Loss Aversion: The Hidden Killer of Progress
Last week I wrote about the idea that in order to maximize commitment and performance on the part of volunteers, it is necessary to give up some control over their activities. I ended with, “Terrifying, isn’t it?” Social science tells us with great certainty that the more a person thinks they are being controlled, the worse they perform. This is known as “the hidden cost of control.” But, as a manager of any sort, we want the reins. The idea of giving up control creates a lot of discomfort for nonprofit executives who are accountable to their boards of directors for results.
Ceding control is a new strategy for most, and even though we have solid evidence that doing so will increase performance of volunteers, most managers don’t cede control to volunteers. Why is that? There are a few reasons:
- No one’s job was ever saved by, “The volunteers didn’t do what they said they would.”
- It is counter intuitive that ceding control will improve volunteer performance.
- Another freaky human bias? Yes!
Ceding control is a change and requires a decision. Why should this—or any—change be such a gut-roiling exercise when all the research, both quantitative and empirical, says, "do it"? Most often, people stay the course in the face of diminishing results. Each of us has sat back in our chair, exasperated and confused about a leader or subordinate’s unwillingness to change in the face of overwhelming evidence. In fact, my friend Amy Braiterman of Blackbaud, recently confided in me her frustration because sometimes clients go against all reason and make clearly self-destructive decisions. “Katrina, what is happening in their heads as they point a gun at their own foot? I just don’t get it,” she said.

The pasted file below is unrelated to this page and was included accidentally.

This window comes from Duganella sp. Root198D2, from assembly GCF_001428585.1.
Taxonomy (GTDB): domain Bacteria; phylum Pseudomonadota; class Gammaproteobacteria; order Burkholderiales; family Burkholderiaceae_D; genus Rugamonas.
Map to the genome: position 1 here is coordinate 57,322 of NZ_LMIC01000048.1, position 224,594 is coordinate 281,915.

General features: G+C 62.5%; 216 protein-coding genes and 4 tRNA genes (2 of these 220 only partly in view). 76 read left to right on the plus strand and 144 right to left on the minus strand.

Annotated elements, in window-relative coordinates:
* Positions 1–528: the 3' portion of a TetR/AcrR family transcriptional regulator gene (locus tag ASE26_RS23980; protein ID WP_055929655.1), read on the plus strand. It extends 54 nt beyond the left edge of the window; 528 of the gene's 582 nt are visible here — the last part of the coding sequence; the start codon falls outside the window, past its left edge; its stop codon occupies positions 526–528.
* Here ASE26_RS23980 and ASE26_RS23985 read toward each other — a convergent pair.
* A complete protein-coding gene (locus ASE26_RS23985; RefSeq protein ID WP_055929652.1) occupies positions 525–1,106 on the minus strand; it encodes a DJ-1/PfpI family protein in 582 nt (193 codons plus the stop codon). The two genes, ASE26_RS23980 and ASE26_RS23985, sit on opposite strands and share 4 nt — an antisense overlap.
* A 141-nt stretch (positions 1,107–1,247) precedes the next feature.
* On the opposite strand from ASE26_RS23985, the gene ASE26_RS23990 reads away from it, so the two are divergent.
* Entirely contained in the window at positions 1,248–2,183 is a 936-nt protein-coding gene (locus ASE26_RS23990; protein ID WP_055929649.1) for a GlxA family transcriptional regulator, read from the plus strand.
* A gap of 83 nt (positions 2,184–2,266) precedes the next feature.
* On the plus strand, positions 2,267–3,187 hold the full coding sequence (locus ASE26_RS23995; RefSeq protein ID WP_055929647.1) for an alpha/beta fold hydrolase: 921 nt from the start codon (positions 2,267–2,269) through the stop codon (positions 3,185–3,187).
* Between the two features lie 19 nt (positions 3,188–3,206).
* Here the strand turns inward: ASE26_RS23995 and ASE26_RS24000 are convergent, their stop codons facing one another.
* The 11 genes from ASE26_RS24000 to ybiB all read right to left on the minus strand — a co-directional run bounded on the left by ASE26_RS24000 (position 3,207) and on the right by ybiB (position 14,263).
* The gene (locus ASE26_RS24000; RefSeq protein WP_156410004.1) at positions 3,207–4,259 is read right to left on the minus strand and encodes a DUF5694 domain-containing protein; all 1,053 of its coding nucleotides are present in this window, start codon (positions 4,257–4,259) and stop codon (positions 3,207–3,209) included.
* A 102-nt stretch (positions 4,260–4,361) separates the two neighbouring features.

Katrina VanHuss is the CEO of Turnkey, a U.S.-based strategy and execution firm for nonprofit fundraising campaigns. Katrina has been instilling passion in volunteer fundraisers since 1989 when she founded the company. Turnkey’s clients include most of the top thirty U.S. peer-to-peer campaigns — Susan G. Komen, the Cystic Fibrosis Foundation, the ALS Association, the Leukemia & Lymphoma Society, as well as some international organizations, like UNICEF.
Otis Fulton is a psychologist who joined Turnkey in 2013 as its consumer behavior expert. He works with clients to apply psychological principles to fundraising. He is a much-sought-after copywriter for nonprofit messaging. He has written campaigns for St. Jude’s Children’s Research Hospital, The March of Dimes, the USO and dozens of other organizations.
Now as a married couple, Katrina and Otis almost never stop talking about fundraising, volunteerism, and human decision-making – much to the chagrin of most dinner companions.
Katrina and Otis present regularly at clients’ national conferences, as well as at BBCon, NonProfit Pro P2P, Peer to Peer Forum, and others. They write a weekly column for NonProfit PRO and are the co-authors of the 2017 book, "Dollar Dash: The Behavioral Economics of Peer-to-Peer Fundraising." They live in Richmond, Virginia, USA.